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Hepadna Updates


Are Boosters for the Hepatitis B Vaccine Necessary?

Zanetti, Alessandro, et al. “Long term immunogenicity of hepatitis B vaccination and policy for booster: an Italian multicentre study.” Lancet. 15 October 2005; 366: 1379-84.

A study published in the Lancet in October 2005 concluded that immunological memory after immunization for Hepatitis B persists for more than 10 years, and furthermore, that booster doses for the Hepatitis B vaccine are not necessary to ensure long-term protection. These conclusions were based on data from studies on infants and adolescents in Italy, where universal anti-hepatitis-B vaccination of infants and adolescents was implemented in 1991. This study involved a total of 1212 children and 446 Air Force recruits, who were vaccinated during infancy and adolescence. They found that sufficient levels of protective antibodies were retained in 64% of children and 89% of adolescents.


A New Treatment for Chronic Hepatitis B

U.S. Food and Drug Administration. “Updates: New Treatment for Chroni Hepatitis B.” July-August 2005. <http://www.fda.gov/fdac/departs/2005/405_upd.html>

The FDA has approved Baraclude (entecavir), a new drug to treat chronic hepatitis B in adults. Baraclude works by interfering with the reproduction of the virus, thus slowing the progression of chronic hepatitis B. Three studies comparing Baraclude with Lamivudine has shown that Baraclude treatment results in significant improvement in liver inflammation, scarring, and overall well-being. Some major side effects include headache, abdominal pain, diarrhea, fatigue, dizziness, and a severe, but brief, worsening of hepatitis B after discontinuation of the treatment. Bristol-Myers Squibb Co. will be conducting a large post-marketing study of the drug to investigate cancer risk and liver complications.


Peginterferon alfa-2a is superior to Lamivudine.

Lau, George, et al. “Peginteferon Alfa-2a, Lamivudine, and the Combination for HBeAg-Positive Chronic Hepatitis B.” The New England Journal of Medicine. 30 June, 2005. 352: 2682-95. <http://content.nejm.org/cgi/content/full/352/26/2682>

This study published in the New England Journal of Medicine compared the efficacy and safety of pegylated interferon alfa plus lamivudine, pegylated interferon alfa without lamivudine, and lamivudine alone for the treatment of Hepatitis B e antigen (HBeAg)—positive chronic hepatitis B. After 24 weeks of treatment, a significantly larger proportion of those who received peginterferon alfa-2a alone, or peginterferon alfa-2a plus lamivudine had HBeAg seroconversion. Furthermore, a significant proportion of this same group had lower HBV DNA levels (below 100,000 copies per mL). Lastly, while 0 patients receiving only lamivudine had hepatitis B surface antigen seroconversion, a total of 16 patients receiving peginterferon alfa-2a experienced seroconversion. This study concludes that in patients with chronic hepatitis B, peginterferon alfa-2a is superior over lamivudine.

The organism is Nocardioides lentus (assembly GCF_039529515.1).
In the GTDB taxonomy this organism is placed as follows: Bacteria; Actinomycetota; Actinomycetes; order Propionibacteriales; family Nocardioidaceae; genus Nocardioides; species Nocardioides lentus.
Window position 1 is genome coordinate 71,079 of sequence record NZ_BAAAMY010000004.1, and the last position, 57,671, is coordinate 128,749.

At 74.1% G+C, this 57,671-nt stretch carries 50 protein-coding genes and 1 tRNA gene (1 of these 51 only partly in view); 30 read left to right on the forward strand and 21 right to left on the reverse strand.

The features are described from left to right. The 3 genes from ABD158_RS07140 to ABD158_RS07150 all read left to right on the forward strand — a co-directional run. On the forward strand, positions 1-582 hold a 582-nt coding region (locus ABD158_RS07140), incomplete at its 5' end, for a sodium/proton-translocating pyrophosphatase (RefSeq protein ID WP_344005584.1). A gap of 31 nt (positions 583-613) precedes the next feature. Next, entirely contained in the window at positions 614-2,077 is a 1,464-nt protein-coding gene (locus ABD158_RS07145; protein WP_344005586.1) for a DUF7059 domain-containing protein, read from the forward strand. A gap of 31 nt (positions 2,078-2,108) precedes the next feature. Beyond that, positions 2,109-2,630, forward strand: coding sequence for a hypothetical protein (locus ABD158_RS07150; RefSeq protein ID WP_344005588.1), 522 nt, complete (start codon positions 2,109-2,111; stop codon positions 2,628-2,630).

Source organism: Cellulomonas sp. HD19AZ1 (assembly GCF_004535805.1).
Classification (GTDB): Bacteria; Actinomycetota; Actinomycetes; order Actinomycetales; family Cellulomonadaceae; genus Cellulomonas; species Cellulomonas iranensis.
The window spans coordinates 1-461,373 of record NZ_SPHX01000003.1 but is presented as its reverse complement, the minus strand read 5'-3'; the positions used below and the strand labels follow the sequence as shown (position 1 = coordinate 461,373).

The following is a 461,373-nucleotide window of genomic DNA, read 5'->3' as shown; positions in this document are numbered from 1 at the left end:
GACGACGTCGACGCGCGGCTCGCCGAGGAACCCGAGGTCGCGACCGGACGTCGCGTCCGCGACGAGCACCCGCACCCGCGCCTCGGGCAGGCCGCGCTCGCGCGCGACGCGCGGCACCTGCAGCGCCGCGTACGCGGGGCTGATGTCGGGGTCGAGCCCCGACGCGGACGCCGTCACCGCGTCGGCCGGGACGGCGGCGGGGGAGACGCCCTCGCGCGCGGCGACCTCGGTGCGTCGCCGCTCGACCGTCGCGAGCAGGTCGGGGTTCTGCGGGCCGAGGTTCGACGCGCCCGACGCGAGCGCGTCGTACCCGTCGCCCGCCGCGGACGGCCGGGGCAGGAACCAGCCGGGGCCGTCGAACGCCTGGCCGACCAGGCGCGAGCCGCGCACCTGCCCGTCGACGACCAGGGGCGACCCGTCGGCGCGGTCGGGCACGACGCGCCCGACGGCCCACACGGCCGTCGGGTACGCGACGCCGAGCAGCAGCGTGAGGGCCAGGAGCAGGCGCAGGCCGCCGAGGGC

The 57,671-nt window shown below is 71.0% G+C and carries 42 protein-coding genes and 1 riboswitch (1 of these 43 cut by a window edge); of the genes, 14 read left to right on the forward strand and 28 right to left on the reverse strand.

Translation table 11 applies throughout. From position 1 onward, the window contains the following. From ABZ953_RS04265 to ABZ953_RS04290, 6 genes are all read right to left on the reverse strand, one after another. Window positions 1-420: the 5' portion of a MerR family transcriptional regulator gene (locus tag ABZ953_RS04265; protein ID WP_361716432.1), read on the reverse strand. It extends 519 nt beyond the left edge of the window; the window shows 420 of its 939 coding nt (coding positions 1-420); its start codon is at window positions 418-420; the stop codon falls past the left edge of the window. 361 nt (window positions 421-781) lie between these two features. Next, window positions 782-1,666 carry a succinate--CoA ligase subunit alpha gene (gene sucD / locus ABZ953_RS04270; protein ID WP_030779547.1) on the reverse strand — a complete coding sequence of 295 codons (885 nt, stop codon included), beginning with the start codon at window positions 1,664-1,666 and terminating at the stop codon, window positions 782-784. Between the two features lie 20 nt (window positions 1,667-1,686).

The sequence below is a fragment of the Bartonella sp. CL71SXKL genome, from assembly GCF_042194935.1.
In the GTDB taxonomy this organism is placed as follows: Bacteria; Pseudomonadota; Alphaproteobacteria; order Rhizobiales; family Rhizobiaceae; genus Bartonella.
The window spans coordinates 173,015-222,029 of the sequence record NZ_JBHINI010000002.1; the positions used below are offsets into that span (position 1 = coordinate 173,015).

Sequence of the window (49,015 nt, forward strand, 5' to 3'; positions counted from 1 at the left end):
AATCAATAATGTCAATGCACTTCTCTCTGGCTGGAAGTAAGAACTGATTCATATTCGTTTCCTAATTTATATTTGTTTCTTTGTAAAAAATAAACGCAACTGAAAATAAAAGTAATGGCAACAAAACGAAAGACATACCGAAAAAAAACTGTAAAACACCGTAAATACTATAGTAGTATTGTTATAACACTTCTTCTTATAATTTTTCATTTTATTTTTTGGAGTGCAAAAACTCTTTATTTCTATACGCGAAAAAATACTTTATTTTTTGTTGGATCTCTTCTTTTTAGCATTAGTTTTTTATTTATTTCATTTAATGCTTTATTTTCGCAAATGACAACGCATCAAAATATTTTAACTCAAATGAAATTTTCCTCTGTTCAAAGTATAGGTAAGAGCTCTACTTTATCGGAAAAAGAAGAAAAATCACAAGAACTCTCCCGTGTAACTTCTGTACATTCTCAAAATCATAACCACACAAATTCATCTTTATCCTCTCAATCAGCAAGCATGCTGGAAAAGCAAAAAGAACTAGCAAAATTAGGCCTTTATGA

Foscarnet as a potential antiviral treatment for hepatitis B virus

Han, Yan-Xing, et al. “Antiviral therapeutic efficacy of foscarnet in hepatitis B virus infection.” Antiviral research. October 2005; 68(3): 147-53.

Foscarnet is a DNA polymerase inhibitor for herpes viruses. This study evaluated the therapeutic efficacy of foscarnet in hepatitis B virus (HBV) infection. Foscarnet was administered intravenously for 4 weeks to HBV-positive patients, and was found to significantly reduce HBeAg and HBV DNA copies. Furthermore, kidney function remained the same, and 21 patienets who had exhibited resistance to lamivudine, showed a response to positive response to foscarnet. In addition, foscarnet was also examined in vitro and in vivo, and was found to significantly inhibit HBV DNA replication. This study proposes that foscarnet could be a new therapeutic drug for patients with chronic liver disease, whether or not they are resistant to lamivudine. Since its structure and action of mechanism differes from that of lamivudine, foscarnet could possibly be used in combination with lamivudine and other antivirals.


Reverse Transcription-associated dephosphorylation of hepadnavirus nucleocapsids

Perlman, David. Berg, Eric. O’Connor, Peter. Costello, Catherine. Hu, Jianming. “Reverse Transcription-associated Dephosphorylation of Hepadnavirus Nucleocapsids.” PNAS. 10 June, 2005, 102(25): 9020-25.

Because of their partially double-stranded genome, hepatitis B viruses replicate their DNA through an RNA intermediate by reverse transcription. This process begins with the packaging of the pre-genomic RNA into nucleocapsids, with reverse transcription taking place within the nucleocapsids. Only these “mature” nucleocapsids (those containing dsDNA) are secreted as virions. Mass spectrometric analysis revealed that the core proteins from these “mature” nucleocapsids are completely dephosphorylated. This study concludes that hepadnavirus nucleocapsids undergo a change in phosphorylation state in order to fulfill its multiple roles at different stages in viral replication. Furthermore, while phosphorylation is required for efficient RNA packaging and DNA synthesis, dephosphorylation of the nucleocapsids probably serves as a trigger for virion envelopment and secretion.